History Bloggers' 10 Notable Women from History

If you had to round up ten women in the history of humanity that were notable in some way and made a special contribution, who would you choose? 

It's not as easy as you'd first think, and even more difficult to narrow it down to a short list. We've had warrior queens, rebel nuns, military defenders and wealthy land owners. We've had women who have stood out in the fields of medicine, engineering, education, culture and the arts. 

To mark Women's History Month, I asked ten history bloggers to recommend their top notable women from history and the contributions they made. The results were mind-blowing. There are suffragettes, medical innovators, queens, philosophers - and a rocket engineer. 

Read on to find the stories of some incredible women from history - and find yourself some new bloggers to follow, too...

Credit: All Public Doman, Wikimedia Commons, except Nicholaa de la Haye (Sharon Bennett Connolly) 
and Margaret Pole (National Portrait Gallery NPG2607)

Elizabeth Garrett Anderson (Katie, The Creative Historian)
Medical Innovator. 1836-1917

"I think my favourite woman from British history has to be Elizabeth Garrett Anderson. The first British woman to become a medical doctor, I love that Elizabeth's story is one of frequently exploiting loopholes, albeit ones that were often closed behind her as the male medical community closed ranks and tried to prevent others from following her. The problem of course is that once someone has done something once, others will inevitably follow, and soon you're faced with an onslaught that you can't defend yourself from!

We do need to acknowledge her immense privilege - she was a woman who was in the right place at the right time, with a wealthy father who was willing to financially support her and a family who offered significant emotional support. There will have been women before her who could have done the same thing if they had had the resources available. But that shouldn't deflect from the fact that once she achieved her goal, she then turned around and did her best to help women up the same ladder, rather than punching down. She co-founded a teaching hospital for women Sophia-Jex Blake, and paved the way for others to follow.

Not only that, but she opened up medical access to poor women, who may have been uncomfortable discussing their physical problems (especially gynaecological ones) with wealthy, upper-middle class men. The dispensary that she originally opened for poor women to access medicine ended up becoming a hospital dedicated to helping women from all backgrounds with gynaeological complaints, where they could be treated by female medical practitioners.

Looking back on it in the 21st century, it's easy to forget the battles that had to be fought to give us rights to healthcare. So much of women's history for that time focuses on the suffrage movement, and rightly so. But the right to medical training and medical treatment is also not something that we should take lightly. It also involved a similarly lengthy battle, and is one that continues in some countries along other battles for women's rights."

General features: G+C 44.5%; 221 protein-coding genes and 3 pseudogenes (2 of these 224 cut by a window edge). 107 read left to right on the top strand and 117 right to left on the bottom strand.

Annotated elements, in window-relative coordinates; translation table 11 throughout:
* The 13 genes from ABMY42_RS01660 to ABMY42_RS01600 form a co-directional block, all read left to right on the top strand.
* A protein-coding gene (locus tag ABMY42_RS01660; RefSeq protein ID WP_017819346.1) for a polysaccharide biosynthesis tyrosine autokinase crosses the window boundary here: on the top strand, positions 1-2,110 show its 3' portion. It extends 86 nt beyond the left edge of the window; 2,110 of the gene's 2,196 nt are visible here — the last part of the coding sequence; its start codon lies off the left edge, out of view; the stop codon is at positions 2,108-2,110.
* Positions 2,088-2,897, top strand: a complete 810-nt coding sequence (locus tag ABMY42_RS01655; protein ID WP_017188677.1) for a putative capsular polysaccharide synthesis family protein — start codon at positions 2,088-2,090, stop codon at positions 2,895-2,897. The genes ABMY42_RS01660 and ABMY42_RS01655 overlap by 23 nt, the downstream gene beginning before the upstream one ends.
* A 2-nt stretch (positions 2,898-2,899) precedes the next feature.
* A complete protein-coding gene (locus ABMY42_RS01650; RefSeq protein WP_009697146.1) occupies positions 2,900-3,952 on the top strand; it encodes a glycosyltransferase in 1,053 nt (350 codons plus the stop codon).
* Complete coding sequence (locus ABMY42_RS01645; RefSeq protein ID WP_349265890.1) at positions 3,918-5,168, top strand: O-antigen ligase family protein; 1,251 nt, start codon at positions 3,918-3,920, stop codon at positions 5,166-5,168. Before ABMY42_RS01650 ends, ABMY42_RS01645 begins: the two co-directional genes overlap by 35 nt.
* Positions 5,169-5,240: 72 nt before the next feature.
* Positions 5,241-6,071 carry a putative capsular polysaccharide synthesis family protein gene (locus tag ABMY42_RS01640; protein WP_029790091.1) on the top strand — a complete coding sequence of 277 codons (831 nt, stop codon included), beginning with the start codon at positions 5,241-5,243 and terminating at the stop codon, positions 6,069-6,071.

Visit The Creative Historian blog for more. 

Emily Hobhouse (Tom, The Ministry of History)
Welfare Campaigner, Feminist. 1860-1926

"Emily Hobhouse was an Englishwoman primarily known for shedding light on one of Britain's more dubious inventions - the Concentration camps. Born to a liberal family in Cornwall (her brother, Leonard, was an early champion for universal suffrage) in 1860, she spent some of her younger years in America supporting newly arrived British immigrants, helping to find shelter and work for them. By 1899 she was back in Britain, and that year the empire went to war with the Boers, South Africans of Dutch descent who resented British presence in the area. 

With Britain capturing most key Boer towns, and then adopting a scorched earth policy on Boer lands, thousands of Boer people (mostly women and children) were displaced. It was decided that the army would construct temporary camps to accommodate them, but a mixture of sheer incompetence and indifference to the plight of the displaced people ensured the camps quickly became scenes of starvation and death. 

After hearing rumours about the camps, Emily Hobhouse set off to see them for herself. Arriving in Cape Town in December 1900, she blazed her way through the camps (by now there were around 30 of them) and managed to improve the conditions in each one. She forced the army to provide soap for the camp occupants, to organise their food supplies more efficiently and to generally do more than the bare minimum to keep the occupants alive. She saved countless lives by doing this. She then infuriated the British establishment by publishing a book which detailed the horror of the camps, excerpts of which were published in the Manchester Guardian in 1902. People were outraged and demanded action be taken, and the British government was forced to sheepishly open an enquiry.

Hobhouse spent the first world war helping displaced families in central Europe, before retiring to London, were she died in 1926."